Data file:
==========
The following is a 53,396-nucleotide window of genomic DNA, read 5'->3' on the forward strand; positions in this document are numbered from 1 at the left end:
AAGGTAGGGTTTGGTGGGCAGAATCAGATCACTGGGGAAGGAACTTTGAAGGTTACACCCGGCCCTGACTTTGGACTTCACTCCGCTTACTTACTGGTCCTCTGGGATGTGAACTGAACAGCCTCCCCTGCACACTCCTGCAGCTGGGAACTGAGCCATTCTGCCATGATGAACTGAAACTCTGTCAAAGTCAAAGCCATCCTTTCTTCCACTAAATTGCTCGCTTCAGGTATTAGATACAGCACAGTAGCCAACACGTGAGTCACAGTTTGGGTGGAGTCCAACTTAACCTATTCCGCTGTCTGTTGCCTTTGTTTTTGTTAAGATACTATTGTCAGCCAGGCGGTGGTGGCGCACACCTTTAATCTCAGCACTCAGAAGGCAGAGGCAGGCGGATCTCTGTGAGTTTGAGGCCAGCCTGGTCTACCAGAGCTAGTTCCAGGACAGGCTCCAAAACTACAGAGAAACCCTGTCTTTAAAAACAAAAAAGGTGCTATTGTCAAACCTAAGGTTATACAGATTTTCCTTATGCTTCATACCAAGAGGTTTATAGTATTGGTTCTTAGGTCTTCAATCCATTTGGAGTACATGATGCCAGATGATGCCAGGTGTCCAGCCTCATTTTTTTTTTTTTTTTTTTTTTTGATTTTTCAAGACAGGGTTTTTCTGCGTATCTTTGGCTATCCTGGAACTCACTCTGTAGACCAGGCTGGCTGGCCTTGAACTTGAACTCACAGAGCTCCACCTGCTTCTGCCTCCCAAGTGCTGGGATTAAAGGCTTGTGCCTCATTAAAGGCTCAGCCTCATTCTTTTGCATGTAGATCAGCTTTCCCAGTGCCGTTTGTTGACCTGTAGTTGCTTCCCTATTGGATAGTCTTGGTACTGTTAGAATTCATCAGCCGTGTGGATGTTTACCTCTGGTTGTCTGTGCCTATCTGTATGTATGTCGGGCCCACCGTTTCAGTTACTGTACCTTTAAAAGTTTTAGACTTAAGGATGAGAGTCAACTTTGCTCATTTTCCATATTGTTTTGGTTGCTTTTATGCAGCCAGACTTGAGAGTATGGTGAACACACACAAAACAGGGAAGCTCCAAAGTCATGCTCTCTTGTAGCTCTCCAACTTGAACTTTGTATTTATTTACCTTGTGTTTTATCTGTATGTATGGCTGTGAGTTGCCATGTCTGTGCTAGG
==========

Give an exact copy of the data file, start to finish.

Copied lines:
The following is a 53,396-nucleotide window of genomic DNA, read 5'->3' on the forward strand; positions in this document are numbered from 1 at the left end:
AAGGTAGGGTTTGGTGGGCAGAATCAGATCACTGGGGAAGGAACTTTGAAGGTTACACCCGGCCCTGACTTTGGACTTCACTCCGCTTACTTACTGGTCCTCTGGGATGTGAACTGAACAGCCTCCCCTGCACACTCCTGCAGCTGGGAACTGAGCCATTCTGCCATGATGAACTGAAACTCTGTCAAAGTCAAAGCCATCCTTTCTTCCACTAAATTGCTCGCTTCAGGTATTAGATACAGCACAGTAGCCAACACGTGAGTCACAGTTTGGGTGGAGTCCAACTTAACCTATTCCGCTGTCTGTTGCCTTTGTTTTTGTTAAGATACTATTGTCAGCCAGGCGGTGGTGGCGCACACCTTTAATCTCAGCACTCAGAAGGCAGAGGCAGGCGGATCTCTGTGAGTTTGAGGCCAGCCTGGTCTACCAGAGCTAGTTCCAGGACAGGCTCCAAAACTACAGAGAAACCCTGTCTTTAAAAACAAAAAAGGTGCTATTGTCAAACCTAAGGTTATACAGATTTTCCTTATGCTTCATACCAAGAGGTTTATAGTATTGGTTCTTAGGTCTTCAATCCATTTGGAGTACATGATGCCAGATGATGCCAGGTGTCCAGCCTCATTTTTTTTTTTTTTTTTTTTTTTGATTTTTCAAGACAGGGTTTTTCTGCGTATCTTTGGCTATCCTGGAACTCACTCTGTAGACCAGGCTGGCTGGCCTTGAACTTGAACTCACAGAGCTCCACCTGCTTCTGCCTCCCAAGTGCTGGGATTAAAGGCTTGTGCCTCATTAAAGGCTCAGCCTCATTCTTTTGCATGTAGATCAGCTTTCCCAGTGCCGTTTGTTGACCTGTAGTTGCTTCCCTATTGGATAGTCTTGGTACTGTTAGAATTCATCAGCCGTGTGGATGTTTACCTCTGGTTGTCTGTGCCTATCTGTATGTATGTCGGGCCCACCGTTTCAGTTACTGTACCTTTAAAAGTTTTAGACTTAAGGATGAGAGTCAACTTTGCTCATTTTCCATATTGTTTTGGTTGCTTTTATGCAGCCAGACTTGAGAGTATGGTGAACACACACAAAACAGGGAAGCTCCAAAGTCATGCTCTCTTGTAGCTCTCCAACTTGAACTTTGTATTTATTTACCTTGTGTTTTATCTGTATGTATGGCTGTGAGTTGCCATGTCTGTGCTAGG